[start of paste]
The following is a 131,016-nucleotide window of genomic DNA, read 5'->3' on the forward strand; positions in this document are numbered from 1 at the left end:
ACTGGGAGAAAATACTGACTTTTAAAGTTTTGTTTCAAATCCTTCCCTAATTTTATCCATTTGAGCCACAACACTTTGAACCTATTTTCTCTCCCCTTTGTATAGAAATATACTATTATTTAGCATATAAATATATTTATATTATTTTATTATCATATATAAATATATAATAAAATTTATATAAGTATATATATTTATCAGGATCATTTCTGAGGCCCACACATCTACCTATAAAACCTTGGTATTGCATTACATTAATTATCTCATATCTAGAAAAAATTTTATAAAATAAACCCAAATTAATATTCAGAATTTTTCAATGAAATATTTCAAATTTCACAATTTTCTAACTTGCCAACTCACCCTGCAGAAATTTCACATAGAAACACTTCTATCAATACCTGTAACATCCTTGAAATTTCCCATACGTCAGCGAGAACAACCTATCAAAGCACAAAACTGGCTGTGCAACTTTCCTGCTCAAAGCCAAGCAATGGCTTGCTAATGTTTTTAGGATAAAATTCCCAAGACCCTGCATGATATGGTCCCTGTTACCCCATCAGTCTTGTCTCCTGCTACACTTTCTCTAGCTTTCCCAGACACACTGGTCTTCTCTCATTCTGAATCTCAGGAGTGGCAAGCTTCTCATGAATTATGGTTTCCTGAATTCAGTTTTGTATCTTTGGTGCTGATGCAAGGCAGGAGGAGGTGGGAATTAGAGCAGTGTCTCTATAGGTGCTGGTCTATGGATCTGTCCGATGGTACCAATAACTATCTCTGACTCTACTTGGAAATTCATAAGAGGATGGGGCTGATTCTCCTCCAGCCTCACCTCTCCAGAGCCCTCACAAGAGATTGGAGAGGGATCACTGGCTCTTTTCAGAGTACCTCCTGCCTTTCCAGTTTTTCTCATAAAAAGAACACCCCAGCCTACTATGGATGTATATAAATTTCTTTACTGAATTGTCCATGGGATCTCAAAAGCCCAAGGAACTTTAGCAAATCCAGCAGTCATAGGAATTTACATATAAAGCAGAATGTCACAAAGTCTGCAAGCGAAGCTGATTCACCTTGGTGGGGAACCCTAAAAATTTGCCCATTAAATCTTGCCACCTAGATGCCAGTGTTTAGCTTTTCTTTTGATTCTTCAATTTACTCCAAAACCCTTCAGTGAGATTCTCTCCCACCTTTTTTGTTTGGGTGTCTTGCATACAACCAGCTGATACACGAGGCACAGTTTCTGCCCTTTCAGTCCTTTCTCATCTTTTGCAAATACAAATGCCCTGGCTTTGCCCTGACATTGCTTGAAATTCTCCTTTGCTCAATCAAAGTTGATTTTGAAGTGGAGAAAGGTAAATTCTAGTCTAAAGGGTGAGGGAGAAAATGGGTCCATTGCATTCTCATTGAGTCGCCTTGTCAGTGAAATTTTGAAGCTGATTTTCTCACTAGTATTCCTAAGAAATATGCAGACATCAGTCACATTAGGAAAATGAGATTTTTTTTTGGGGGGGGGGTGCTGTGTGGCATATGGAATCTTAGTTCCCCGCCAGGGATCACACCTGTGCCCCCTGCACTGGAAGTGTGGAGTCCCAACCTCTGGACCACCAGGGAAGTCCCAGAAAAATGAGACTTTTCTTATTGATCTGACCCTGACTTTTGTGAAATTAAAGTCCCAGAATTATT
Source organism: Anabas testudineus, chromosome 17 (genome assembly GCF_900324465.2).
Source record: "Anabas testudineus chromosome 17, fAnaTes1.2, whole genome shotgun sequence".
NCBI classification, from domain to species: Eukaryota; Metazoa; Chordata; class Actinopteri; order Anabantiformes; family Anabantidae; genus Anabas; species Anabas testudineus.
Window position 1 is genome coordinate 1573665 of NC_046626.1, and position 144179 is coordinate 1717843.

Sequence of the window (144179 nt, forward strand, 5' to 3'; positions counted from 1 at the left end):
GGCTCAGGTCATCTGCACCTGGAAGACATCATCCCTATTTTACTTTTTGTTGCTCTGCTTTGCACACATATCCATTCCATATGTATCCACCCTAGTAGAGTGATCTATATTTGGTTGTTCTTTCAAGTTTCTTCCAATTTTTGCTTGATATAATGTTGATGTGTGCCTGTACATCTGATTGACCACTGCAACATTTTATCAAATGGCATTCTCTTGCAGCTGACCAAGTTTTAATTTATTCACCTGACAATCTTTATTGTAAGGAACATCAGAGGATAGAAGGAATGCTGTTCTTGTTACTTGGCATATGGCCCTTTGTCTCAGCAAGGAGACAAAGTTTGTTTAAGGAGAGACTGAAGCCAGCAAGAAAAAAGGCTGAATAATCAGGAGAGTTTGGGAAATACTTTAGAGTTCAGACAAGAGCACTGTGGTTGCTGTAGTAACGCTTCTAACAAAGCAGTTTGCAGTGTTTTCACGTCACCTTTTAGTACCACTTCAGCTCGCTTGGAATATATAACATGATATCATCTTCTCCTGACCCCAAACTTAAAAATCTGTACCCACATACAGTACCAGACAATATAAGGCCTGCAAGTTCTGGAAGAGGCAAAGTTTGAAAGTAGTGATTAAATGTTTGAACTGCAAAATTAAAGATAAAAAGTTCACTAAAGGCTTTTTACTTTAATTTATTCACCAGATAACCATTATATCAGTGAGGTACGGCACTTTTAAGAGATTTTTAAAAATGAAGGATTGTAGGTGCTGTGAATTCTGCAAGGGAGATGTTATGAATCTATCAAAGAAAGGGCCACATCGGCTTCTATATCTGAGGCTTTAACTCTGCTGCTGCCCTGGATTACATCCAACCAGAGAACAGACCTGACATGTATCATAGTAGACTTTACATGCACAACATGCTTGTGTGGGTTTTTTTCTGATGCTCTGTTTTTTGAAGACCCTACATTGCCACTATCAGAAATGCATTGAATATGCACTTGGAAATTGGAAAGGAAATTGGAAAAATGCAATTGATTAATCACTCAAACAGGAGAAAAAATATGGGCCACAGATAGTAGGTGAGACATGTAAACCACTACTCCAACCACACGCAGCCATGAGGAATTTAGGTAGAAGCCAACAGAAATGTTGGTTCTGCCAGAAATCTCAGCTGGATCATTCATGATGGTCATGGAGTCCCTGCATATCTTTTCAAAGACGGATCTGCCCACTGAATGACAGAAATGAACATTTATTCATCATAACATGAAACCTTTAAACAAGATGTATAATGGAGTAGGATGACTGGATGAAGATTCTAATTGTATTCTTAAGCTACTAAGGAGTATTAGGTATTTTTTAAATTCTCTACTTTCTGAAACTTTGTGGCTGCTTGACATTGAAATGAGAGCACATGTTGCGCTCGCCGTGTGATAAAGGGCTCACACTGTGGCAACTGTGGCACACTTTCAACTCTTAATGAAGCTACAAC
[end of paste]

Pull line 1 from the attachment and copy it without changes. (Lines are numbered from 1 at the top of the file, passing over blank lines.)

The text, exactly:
The following is a 131,016-nucleotide window of genomic DNA, read 5'->3' on the forward strand; positions in this document are numbered from 1 at the left end: